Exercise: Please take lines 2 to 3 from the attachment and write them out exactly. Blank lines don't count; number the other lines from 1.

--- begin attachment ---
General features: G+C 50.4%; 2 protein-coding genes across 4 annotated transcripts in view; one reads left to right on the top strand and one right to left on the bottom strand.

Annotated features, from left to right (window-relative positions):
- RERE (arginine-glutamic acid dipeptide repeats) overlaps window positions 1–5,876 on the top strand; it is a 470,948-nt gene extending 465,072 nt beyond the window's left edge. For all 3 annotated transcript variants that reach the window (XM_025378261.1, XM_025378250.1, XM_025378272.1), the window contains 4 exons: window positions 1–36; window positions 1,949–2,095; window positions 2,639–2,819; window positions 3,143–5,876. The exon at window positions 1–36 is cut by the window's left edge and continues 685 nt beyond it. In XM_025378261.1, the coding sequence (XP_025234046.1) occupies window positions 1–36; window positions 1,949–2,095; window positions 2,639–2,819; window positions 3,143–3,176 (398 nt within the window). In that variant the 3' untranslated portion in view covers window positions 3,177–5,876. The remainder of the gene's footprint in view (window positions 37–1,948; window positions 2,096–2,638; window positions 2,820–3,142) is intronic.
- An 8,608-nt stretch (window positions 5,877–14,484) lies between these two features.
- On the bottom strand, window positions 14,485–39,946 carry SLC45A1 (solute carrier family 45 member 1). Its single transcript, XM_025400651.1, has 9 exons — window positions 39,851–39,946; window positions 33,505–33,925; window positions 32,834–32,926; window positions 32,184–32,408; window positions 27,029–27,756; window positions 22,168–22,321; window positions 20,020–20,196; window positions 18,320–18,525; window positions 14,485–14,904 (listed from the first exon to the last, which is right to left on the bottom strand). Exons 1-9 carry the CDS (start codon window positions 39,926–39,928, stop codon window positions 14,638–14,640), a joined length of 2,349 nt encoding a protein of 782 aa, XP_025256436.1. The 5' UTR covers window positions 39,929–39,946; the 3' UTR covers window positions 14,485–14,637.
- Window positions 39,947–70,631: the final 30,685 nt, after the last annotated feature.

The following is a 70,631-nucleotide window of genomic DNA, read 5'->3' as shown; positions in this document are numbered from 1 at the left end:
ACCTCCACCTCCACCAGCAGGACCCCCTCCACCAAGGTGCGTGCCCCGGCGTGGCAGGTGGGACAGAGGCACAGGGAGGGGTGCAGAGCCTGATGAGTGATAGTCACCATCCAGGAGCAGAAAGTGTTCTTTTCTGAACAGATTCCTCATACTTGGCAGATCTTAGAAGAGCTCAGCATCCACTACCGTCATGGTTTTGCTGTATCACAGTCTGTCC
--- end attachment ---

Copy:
Annotated features, from left to right (window-relative positions):
- RERE (arginine-glutamic acid dipeptide repeats) overlaps window positions 1–5,876 on the top strand; it is a 470,948-nt gene extending 465,072 nt beyond the window's left edge. For all 3 annotated transcript variants that reach the window (XM_025378261.1, XM_025378250.1, XM_025378272.1), the window contains 4 exons: window positions 1–36; window positions 1,949–2,095; window positions 2,639–2,819; window positions 3,143–5,876. The exon at window positions 1–36 is cut by the window's left edge and continues 685 nt beyond it. In XM_025378261.1, the coding sequence (XP_025234046.1) occupies window positions 1–36; window positions 1,949–2,095; window positions 2,639–2,819; window positions 3,143–3,176 (398 nt within the window). In that variant the 3' untranslated portion in view covers window positions 3,177–5,876. The remainder of the gene's footprint in view (window positions 37–1,948; window positions 2,096–2,638; window positions 2,820–3,142) is intronic.